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Miscellanea

Publications

UNICEF Innocenti's complete catalogue of research and reports

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Best of UNICEF Research 2016
Best of UNICEF Research 2016
Published: 2016 Miscellanea

The Best of UNICEF competition identifies a number of studies that are assessed to be of particular merit on a number of criteria: in terms of the relevance and interest of the topic and findings; the rigour of their methodology; and the potential for impact, including lessons that could inform programmes elsewhere, or the capacity for replication or scaling up. Issues covered include health, education, WASH, child protection and social inclusion. There was also a strong emphasis on qualitative and mixed methods research, demonstrating the value of rigorous qualitative studies. A number of studies selected as of special merit in 2016 involved research directly with children and there is an increasing recognition that children’s perspectives are of primary importance. There was also a welcome attention to gender in some of the studies, including research with both adolescent boys and girls.

Innocenti Adolescence Research Digest 3
Innocenti Adolescence Research Digest 3
Published: 2016 Miscellanea

This quarterly digest synthesizes the latest research findings in adolescent well-being over the previous three months. Key themes in this latest edition include gender socialization and youth-led social change, and include impressive examples of adolescents coming together to challenge predominant norms and assumptions around gender identities. The sections cover News, Upcoming Events, Resources and Latest Research to help practitioners keep informed and up-to-date in the field of working with young people.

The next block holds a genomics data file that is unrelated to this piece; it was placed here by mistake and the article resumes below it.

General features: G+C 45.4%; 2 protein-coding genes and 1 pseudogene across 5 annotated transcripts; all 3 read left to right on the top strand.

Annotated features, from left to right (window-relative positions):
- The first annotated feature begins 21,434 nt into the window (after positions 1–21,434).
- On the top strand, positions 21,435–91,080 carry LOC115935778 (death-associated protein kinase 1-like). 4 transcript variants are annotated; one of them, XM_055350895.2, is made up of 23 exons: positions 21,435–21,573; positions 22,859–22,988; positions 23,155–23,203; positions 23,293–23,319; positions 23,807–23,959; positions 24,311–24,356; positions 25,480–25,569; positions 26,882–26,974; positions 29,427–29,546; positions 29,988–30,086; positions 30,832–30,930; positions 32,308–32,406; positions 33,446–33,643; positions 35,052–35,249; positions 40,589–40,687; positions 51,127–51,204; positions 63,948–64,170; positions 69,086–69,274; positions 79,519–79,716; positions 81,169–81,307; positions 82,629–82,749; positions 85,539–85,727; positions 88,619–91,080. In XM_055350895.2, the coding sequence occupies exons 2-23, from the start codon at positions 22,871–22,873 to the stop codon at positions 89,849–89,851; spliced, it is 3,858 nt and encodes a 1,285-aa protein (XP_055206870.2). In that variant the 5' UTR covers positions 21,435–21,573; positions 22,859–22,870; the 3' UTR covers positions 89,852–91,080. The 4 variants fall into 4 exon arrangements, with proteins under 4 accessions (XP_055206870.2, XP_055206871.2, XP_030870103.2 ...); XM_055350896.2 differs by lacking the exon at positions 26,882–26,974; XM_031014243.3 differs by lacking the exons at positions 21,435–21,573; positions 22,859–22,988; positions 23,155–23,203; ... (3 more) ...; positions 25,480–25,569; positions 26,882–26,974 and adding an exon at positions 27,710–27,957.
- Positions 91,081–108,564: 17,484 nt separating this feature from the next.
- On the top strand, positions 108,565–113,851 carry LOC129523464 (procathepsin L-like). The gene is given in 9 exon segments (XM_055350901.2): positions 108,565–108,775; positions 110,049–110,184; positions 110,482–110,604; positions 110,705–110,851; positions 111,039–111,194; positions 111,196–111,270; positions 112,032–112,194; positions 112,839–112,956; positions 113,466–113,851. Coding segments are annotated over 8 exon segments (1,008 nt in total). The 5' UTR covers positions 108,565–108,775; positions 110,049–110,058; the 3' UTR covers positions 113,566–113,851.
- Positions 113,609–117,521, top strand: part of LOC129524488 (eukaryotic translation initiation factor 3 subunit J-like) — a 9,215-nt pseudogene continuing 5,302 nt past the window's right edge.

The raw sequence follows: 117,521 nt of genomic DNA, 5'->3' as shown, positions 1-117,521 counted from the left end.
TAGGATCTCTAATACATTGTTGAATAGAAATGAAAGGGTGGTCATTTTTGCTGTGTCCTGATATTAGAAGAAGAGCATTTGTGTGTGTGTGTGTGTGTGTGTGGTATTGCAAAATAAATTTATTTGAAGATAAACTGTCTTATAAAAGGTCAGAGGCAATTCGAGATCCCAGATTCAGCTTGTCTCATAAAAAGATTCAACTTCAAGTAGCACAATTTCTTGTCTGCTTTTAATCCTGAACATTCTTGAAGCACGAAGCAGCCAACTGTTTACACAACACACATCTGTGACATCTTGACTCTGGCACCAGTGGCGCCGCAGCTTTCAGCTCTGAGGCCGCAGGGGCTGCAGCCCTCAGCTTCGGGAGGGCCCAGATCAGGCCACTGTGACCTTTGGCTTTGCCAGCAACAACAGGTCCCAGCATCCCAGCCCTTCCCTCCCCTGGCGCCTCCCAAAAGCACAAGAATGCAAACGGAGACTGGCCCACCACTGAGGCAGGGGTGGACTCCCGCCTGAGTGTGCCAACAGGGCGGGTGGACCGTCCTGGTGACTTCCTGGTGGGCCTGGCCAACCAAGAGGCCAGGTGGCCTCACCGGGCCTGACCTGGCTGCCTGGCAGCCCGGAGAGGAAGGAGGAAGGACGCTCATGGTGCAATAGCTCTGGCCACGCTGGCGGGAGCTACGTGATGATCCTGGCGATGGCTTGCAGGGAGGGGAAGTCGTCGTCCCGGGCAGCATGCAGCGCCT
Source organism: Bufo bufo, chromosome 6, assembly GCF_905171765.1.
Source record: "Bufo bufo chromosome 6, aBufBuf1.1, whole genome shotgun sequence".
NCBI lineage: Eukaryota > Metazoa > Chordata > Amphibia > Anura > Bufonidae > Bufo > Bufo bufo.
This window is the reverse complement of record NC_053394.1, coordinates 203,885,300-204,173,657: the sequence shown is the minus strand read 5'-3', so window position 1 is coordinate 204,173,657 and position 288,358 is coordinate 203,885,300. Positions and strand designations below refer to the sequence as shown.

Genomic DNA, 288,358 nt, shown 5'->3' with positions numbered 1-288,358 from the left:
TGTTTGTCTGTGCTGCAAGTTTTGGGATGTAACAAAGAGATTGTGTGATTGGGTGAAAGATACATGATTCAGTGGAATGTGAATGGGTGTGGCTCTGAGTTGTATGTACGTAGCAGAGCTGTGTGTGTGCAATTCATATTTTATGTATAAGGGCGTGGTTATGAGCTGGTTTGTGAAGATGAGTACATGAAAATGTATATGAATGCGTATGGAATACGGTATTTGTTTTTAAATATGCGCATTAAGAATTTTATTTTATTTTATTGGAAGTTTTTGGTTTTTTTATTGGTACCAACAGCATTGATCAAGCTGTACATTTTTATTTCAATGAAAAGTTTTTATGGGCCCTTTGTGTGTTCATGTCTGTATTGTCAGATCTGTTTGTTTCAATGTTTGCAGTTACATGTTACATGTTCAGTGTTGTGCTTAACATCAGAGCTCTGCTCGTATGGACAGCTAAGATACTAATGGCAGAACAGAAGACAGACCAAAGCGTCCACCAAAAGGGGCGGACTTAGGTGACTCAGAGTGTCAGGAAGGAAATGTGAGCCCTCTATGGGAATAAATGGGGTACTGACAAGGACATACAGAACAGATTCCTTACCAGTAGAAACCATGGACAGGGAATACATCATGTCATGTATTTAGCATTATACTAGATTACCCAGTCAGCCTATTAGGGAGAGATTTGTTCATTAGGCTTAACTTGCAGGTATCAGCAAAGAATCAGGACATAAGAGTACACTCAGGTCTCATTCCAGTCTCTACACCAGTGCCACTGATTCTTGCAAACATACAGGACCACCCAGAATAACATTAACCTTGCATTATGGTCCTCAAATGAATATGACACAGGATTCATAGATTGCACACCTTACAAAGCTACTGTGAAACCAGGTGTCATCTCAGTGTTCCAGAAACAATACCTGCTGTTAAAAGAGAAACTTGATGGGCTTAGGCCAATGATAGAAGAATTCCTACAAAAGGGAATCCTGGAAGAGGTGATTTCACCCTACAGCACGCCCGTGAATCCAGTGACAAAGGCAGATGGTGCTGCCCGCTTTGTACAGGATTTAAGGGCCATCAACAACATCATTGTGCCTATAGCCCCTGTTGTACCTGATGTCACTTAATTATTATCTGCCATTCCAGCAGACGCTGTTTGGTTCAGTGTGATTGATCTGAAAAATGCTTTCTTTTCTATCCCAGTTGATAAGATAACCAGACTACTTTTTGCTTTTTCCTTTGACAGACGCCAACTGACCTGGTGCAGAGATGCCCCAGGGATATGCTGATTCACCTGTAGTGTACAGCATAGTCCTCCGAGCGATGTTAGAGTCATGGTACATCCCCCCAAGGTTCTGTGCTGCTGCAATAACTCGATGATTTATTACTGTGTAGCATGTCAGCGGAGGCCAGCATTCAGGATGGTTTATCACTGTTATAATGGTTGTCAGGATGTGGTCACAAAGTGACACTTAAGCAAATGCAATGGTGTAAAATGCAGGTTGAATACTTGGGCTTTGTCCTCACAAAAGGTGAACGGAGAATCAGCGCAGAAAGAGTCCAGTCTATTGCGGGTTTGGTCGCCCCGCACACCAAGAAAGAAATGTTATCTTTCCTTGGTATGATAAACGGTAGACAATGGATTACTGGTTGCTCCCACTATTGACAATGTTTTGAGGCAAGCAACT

Global Kids Online, Research Synthesis 2015–2016: Summary
Global Kids Online, Research Synthesis 2015–2016: Summary
Published: 2016 Miscellanea

The many stakeholders responsible for children’s safe and positive use of the internet (governments, civil society and the private sector alike) have an important task to formulate policies that are inclusive, balanced and based on solid evidence. But at present, the evidence on which such policies can rely is very scarce, especially in the global South. Research is also invaluable for contextualising online experiences in relation to children’s and families’ lives and the wider cultural or national circumstances. At the global level, evidence is needed to help build a consensus among international actors on international standards, agreements, protocols and investments in order to make the internet a safer and better place for children. Responding to evidence gaps, the GKO research project (www.globalkidsonline.net) was developed as a collaborative initiative between the UNICEF Office of Research – Innocenti, the London School of Economics and Political Science, and EU Kids Online. Global Kids Online (GKO) follows a child rights framework, as this offers a unifying approach to children’s everyday experiences online, as well as offline, while also recognising the diverse contexts in which children live. The project aims to connect evidence with the ongoing international dialogue regarding policy and practical solutions for children’s well-being and rights in the digital age, especially in countries where the internet is only recently reaching the mass market.

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